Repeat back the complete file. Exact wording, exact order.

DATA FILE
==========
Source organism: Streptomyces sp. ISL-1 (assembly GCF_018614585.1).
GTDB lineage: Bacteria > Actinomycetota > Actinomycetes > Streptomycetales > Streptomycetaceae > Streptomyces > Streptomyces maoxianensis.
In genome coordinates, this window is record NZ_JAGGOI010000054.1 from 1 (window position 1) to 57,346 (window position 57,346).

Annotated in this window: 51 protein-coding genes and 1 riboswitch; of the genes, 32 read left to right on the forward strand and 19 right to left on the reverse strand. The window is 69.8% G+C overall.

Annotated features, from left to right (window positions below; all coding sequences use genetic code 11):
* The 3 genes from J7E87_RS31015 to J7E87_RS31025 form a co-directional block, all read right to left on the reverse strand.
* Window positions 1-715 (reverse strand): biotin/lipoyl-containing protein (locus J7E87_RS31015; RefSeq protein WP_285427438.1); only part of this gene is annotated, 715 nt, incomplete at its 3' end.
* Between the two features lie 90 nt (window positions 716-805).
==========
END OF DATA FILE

Source organism: Streptomyces sp. ISL-1 (assembly GCF_018614585.1).
GTDB lineage: Bacteria > Actinomycetota > Actinomycetes > Streptomycetales > Streptomycetaceae > Streptomyces > Streptomyces maoxianensis.
In genome coordinates, this window is record NZ_JAGGOI010000054.1 from 1 (window position 1) to 57,346 (window position 57,346).

Annotated in this window: 51 protein-coding genes and 1 riboswitch; of the genes, 32 read left to right on the forward strand and 19 right to left on the reverse strand. The window is 69.8% G+C overall.

Annotated features, from left to right (window positions below; all coding sequences use genetic code 11):
* The 3 genes from J7E87_RS31015 to J7E87_RS31025 form a co-directional block, all read right to left on the reverse strand.
* Window positions 1-715 (reverse strand): biotin/lipoyl-containing protein (locus J7E87_RS31015; RefSeq protein WP_285427438.1); only part of this gene is annotated, 715 nt, incomplete at its 3' end.
* Between the two features lie 90 nt (window positions 716-805).